🔬 Research Summary by **Michael Feffer**, a Societal Computing PhD student at Carnegie Mellon University.

[Original paper by Michael Feffer, Hoda Heidari, and Zachary C. Lipton]

**Overview**: Given the increased application of AI and ML systems in situations that may involve tradeoffs between undesirable outcomes (e.g., whose lives to prioritize in the face of an autonomous vehicle accident, which loan applicant(s) can receive a life-changing loan), some researchers have turned to stakeholder preference elicitation strategies. By eliciting and aggregating preferences to derive ML models that agree with stakeholders’ input, these researchers hope to create systems that navigate ethical dilemmas in accordance with stakeholders’ beliefs. However, in our paper, we demonstrate via a case study of a popular setup that preference aggregation is a nontrivial problem, and if a proposed aggregation method is not robust, applying it could yield results such as the tyranny of the majority that one may want to avoid.

**Introduction**

“In the case of an unavoidable accident, should an autonomous vehicle sacrifice its passengers or pedestrians?” People around the world answered this question for different hypothetical situations (e.g., young passengers versus elderly pedestrians) as part of the Moral Machine experiment. A follow-up work by Noothigattu et al. (2018) proposes a method to derive an ML model from everyone’s responses that could quickly navigate such a dilemma if encountered in the real world. The authors argue that the averaged model best reflects the participants’ values by estimating utility models from each individual and then averaging the parameters of these models together.

Our work scrutinizes this method as it has inspired numerous follow-ups. Specifically, we consider a population composed of two groups, a majority and a minority, where members of each group have the same preferences, and we analyze the properties of the averaging aggregation approach. We find that if participants are truthful, concessions to the minority group are sub-proportional in group size (e.g., if the minority is 30% of the population, decisions go their way less than 30% of the time). If participants misreport their preferences, the tyranny of the majority or unstable equilibria may result.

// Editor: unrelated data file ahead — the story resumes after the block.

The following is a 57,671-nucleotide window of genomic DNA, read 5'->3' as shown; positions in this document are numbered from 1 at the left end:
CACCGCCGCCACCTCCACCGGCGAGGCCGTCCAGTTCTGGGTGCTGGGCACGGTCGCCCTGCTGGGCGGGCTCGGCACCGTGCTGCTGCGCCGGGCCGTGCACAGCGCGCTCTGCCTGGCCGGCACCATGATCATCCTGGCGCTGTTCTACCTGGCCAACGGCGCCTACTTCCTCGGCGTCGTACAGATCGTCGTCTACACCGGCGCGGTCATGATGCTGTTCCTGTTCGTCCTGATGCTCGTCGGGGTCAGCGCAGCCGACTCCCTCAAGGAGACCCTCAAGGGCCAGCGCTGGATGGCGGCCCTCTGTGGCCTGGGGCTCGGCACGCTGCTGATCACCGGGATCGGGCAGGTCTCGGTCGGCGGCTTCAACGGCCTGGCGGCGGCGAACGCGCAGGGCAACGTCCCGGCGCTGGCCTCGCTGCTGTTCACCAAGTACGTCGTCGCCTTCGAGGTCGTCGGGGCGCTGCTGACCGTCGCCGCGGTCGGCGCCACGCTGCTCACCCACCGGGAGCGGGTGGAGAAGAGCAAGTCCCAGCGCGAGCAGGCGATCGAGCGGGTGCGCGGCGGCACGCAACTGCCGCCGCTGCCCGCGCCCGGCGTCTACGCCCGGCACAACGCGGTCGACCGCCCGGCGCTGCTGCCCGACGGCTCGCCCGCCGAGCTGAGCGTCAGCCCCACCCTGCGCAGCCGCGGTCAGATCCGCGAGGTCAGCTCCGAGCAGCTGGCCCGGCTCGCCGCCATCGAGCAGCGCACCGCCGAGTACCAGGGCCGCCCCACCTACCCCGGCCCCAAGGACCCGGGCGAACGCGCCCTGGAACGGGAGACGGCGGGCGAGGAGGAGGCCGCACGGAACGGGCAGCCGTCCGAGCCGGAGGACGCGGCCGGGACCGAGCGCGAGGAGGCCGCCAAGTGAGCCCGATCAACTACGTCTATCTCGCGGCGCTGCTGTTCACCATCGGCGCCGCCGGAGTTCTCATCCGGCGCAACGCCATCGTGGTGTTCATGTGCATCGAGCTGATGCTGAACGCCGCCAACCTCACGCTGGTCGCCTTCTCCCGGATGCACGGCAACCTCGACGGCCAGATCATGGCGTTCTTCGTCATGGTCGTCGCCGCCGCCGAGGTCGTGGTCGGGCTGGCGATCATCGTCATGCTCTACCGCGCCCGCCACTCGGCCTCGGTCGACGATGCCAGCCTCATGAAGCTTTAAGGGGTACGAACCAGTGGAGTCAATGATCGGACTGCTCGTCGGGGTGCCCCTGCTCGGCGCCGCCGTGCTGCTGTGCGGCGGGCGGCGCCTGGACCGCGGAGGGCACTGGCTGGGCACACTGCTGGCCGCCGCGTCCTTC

**Key Insights**

### Setup

#### Population

We consider a population composed of two groups: a majority and a minority. Each has within-group homogeneity such that individuals within a group have the same preferences, characterized by a *true preference vector* for that group. During elicitation, we assume that each individual can answer an arbitrary number of pairwise comparison questions such that they can directly report a preference vector. All preference vectors and vectorized alternatives (outcomes that a participant can choose during elicitation) are unit-length to prevent undue influence by any one individual or alternative.

#### Game

We model the interaction between the two groups as a two-player normal-form game where each group is a player. Payoff utilities for each group are dot products between the averaged *aggregate vector* (a weighted sum by population proportion between the vectors reported by each group) and the group’s true preference vector. Within each group, each individual reports the same vector, but this vector is not necessarily equal to the true preference vector. (See Section 3 of our paper for more details.)

### Analysis

#### Truthful Setting

If each group reports its true preference vectors, we find that the fraction of decisions that go the minority group’s way are sub-proportional in group size. Moreover, this fraction is also affected by the degree to which the majority and minority groups disagree on issues. For instance, if the minority group comprises 30% of the population and the two true preference vectors are nearly the same, concessions will be less than 30% but may be close to it. However, if the two preference vectors are almost diametrically opposed, concessions may be close to 0%.

#### Strategic Setting